May 2, 2005
A good time had around the Galaxy
By Canyon Cody
Published in The Heights
What is the meaning of life? The nebulous answer is 42, according to A Hitchhiker's Guide to the Galaxy, but like an interstellar game of Jeopardy, the tricky part is finding the right question.
The film adaptation of Douglas Adams's classic sci-fi novel begins with a bang, but loses momentum as its superb cast aimlessly bounces around the galaxy.
The initial bang is the Earth's destruction, vaporized by the alien Vogons in order to build an intergalactic freeway. Fortunately for Arthur Dent, played by Martin Freeman from the BBC's The Office, he is saved by Ford Prefect, an alien disguised as a human in order to do research on Earth for additional entries in the interplanetary best seller A Hitchhiker's Guide to the Galaxy.
Mos Def proves himself a phenomenal actor starring as Prefect, with subtle wit, quirky facial expressions, and impeccable timing. The first 20 minutes of the film, in which Dent and Prefect escape impending doom by hitching a ride with one of the spaceships that just destroyed Earth, are exciting, engaging, and hilarious. From here the film falls a bit flat, wandering around the galaxy in pursuit of plot lines.
The story is saved by an eclectic cast of quirky characters from around the universe. John Malkovich makes a quick appearance as preacher Humma Kavula. Sam Rockwell (Confessions of a Dangerous Mind) gives a hilarious performance as galaxy president Zaphod Beeblebrox, with two heads and half a brain.
Beeblebrox's smug smirk, country drawl, and dim wits might remind viewers of a certain real-life president, but Beeblebrox doesn't wield any real power. He's just a political diversion for the expansionist, bureaucratic Vogons, who actually run the universe.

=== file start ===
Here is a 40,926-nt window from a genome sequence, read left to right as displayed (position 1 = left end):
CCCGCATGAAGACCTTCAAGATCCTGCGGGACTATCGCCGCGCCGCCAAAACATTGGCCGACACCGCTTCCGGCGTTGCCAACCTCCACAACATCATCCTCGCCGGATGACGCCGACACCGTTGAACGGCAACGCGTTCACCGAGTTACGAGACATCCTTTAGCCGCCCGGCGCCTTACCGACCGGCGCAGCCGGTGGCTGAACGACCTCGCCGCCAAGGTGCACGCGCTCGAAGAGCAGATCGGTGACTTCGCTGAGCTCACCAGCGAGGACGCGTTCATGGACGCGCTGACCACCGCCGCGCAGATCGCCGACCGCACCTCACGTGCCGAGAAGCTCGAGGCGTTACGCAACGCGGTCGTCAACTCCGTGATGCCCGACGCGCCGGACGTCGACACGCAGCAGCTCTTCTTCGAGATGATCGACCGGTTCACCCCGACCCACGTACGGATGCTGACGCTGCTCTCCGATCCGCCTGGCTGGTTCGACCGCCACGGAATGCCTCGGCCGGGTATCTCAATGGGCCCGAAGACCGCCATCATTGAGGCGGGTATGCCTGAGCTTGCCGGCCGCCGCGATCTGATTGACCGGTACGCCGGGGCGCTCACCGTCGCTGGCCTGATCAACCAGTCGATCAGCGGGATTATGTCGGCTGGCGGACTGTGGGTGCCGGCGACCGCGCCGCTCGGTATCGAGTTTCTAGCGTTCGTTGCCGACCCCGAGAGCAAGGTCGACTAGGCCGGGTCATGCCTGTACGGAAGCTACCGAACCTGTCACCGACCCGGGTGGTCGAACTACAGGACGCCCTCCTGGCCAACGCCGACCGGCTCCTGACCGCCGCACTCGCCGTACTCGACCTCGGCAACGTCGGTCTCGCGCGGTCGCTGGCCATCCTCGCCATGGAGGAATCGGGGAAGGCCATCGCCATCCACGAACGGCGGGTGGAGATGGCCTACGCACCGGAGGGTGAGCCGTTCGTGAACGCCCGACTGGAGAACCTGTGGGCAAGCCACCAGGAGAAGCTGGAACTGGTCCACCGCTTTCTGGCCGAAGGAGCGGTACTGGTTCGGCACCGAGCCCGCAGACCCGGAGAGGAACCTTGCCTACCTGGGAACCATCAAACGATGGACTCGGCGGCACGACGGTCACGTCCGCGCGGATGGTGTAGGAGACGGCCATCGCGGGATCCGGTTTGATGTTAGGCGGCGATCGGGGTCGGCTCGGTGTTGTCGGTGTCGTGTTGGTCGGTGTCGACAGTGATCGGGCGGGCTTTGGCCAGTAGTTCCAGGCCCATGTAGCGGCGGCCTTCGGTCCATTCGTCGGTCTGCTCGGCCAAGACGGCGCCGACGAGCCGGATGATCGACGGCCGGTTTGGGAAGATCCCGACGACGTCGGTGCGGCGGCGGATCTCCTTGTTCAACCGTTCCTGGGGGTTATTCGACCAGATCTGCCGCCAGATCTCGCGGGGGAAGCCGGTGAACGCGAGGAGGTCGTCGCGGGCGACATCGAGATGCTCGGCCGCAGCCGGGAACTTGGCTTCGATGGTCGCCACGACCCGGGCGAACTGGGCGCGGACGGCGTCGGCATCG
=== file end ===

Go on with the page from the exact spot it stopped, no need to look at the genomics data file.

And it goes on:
The film's humorous banter is enough to keep the movie fun as the hitchhikers jump from ship to ship in pursuit of a supercomputer (voiced by Helen Mirren) built by the ancient Magratheans that has spent the last 7.5 million years coming up with the answer that explains "life, the universe, and everything." To everyone's frustration, it finally offers "42" as the answer, leaving the hitchhikers back on the road again in pursuit of the question.
It's hard to say who will enjoy Hitchhiker more, the die-hard fan or the first-time hitchhiker. Those who read Adams's 1979 novel and its four sequels, listened to the late '70s radio series, watched the 1981 BBC miniseries, played the 1984 videogame, or read the early-'90s DC comics, will inevitably appreciate subtle references but complain about various inaccuracies.
The film is probably easier to enjoy for those outside the cult, because the film's real charm isn't the quasi-philosophy of the books, but the eccentric acting and wonderful visual effects.
Director Garth Jennings and screenwriter Karey Kirkpatrick, who revised the script that Adams nearly completed before his death in 2001, deserve praise for resisting the temptation to turn the film into an orgy of special effects.
Instead, Jennings hired Jim Henson to do the pupeteering for the Vogons, and Marvin the Paranoid Android actually has Warwick Davis inside the robot costume. The simple visual effects complement the quirky humor of the cast.
The most important thing for any hitchhiker to remember, according to the cover of The Hitchhiker's Guide to the Galaxy, is "Don't Panic!"
There are parts of the film that will tempt viewers to wish they had left the book as it was, but don't panic, because the superb acting and visual fun make for a great ride.